The trail by my house is not a destination. It's my home, it's an extension of where I live. I go there every day and I'm very familiar with the wildlife and the community members walking there, which is nice. I really have a thing for the little places that nobody notices, and it has become one of my favorite places.

What interests you about the Children in Nature Movement

For me, the intersection between nature and health is the most exciting part of my work right now and that is because within both of those components we have young people, and we have an impact on young people and the engagement of young people. The work that's going on in that intersection is some of the best work in advancing opportunities for young people to become connected to nature and all the benefits that come along with that. All the health benefits of both physical and mental health and emotional well-being. I'm very excited about bringing in public health people into the movement. I saw this starting to happen in Houston and that's one of the things I found exciting about the children in nature movement. The intersection of art, culture and nature is also a very interesting aspect of the movement. Any way you can work with youth is important to be able to expose them to conservation initiatives and access to nature.

Why do you feel strongly about Texas Children in Nature Network?

Texas Children in Nature Network uplifts this generation. It is so encouraging and refreshing when an organization takes up the baton for connecting children and nature, across the state of Texas, and runs with it. It has similar goals as the Children & Nature Network, but it has its own Texas flavor that reflects the nature, youth, and community in the state. Texans can relate to an organization that aids in providing access to nature. The mission will uplift, promote, and make life better for young people and their families.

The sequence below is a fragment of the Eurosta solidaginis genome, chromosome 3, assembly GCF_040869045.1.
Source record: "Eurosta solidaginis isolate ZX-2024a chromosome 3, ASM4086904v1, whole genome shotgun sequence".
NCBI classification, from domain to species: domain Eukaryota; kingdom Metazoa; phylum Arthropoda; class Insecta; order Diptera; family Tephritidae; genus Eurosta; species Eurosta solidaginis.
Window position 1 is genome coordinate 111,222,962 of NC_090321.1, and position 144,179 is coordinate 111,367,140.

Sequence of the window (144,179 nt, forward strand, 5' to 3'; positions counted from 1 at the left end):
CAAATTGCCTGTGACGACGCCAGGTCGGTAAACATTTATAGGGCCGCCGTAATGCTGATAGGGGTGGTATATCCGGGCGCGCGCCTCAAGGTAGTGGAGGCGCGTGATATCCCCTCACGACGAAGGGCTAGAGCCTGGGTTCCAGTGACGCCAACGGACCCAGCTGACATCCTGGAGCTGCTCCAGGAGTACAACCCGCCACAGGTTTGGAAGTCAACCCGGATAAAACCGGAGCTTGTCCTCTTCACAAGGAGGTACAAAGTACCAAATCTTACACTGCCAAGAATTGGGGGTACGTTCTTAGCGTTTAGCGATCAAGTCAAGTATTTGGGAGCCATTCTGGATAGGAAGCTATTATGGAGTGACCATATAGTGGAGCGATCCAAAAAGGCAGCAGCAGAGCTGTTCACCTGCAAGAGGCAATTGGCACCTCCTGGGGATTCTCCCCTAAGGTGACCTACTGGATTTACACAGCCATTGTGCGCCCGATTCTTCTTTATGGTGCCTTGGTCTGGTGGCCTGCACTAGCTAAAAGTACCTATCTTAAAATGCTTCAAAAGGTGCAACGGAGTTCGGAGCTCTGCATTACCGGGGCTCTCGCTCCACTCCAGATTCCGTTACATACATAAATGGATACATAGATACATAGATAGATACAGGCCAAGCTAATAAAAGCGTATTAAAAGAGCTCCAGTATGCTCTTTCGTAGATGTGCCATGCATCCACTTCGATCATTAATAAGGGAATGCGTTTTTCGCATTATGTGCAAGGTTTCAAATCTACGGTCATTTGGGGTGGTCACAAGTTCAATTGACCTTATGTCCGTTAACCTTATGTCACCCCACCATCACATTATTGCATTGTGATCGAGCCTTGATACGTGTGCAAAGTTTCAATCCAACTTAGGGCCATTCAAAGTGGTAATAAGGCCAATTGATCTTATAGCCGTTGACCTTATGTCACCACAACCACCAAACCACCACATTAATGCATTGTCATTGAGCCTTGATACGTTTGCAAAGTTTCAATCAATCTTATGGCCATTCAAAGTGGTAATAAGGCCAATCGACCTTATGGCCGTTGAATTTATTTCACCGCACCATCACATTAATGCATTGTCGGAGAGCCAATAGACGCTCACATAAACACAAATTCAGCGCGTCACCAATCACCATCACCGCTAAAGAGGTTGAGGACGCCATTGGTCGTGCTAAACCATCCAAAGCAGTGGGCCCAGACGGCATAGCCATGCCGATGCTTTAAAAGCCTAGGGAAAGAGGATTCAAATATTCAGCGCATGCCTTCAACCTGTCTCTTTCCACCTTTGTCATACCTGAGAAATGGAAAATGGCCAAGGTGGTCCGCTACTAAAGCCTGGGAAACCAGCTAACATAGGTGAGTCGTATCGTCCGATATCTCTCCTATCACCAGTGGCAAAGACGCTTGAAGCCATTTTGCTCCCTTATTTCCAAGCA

What is some of your history with the organization?

My history with the organization is that I was already part of the Houston Cities Connecting Children to Nature group that was convening and I co-chaired one of teams for about three years. Texas Children in Nature Network helped with organizing the meetings.

How has working with Texas Children in Nature Network made on your life/profession?

Texas Children in Nature Network is encouraging government agencies and non-profits to work together in intentional partnerships, and it really encourages partnerships to happen. Sometimes that's what you need, you need motivation and when you have an organization that's helping to encourage that kind of interaction and can be a catalyst for it, I think it's very valuable and that's what I have experienced with this organization.

Why did you want to join the board?

I wouldn't join a board if I didn't think the work they were doing was meaningful and by being a network partner it was an easy decision to make. I hope to add value through my contribution as a board member.

Where would you like to see Texas Children in Nature Network in five years?

I would like to see a network of partners better connected with each other. For me it’s not something new, but more of something that is already happening, but better, with better connections, and more people. I don’t think we need a brand-new idea. I think we've got some good engagement going on among partners and we just need more of it. It needs to be intentional; it needs to be strategic, and it needs to come from the heart, and I think that it does. It's just that sometimes you need encouragement and a little more strategy, and an organization like ours can be a catalyst and help make that happen.

Thank you, Marsha, for your time today.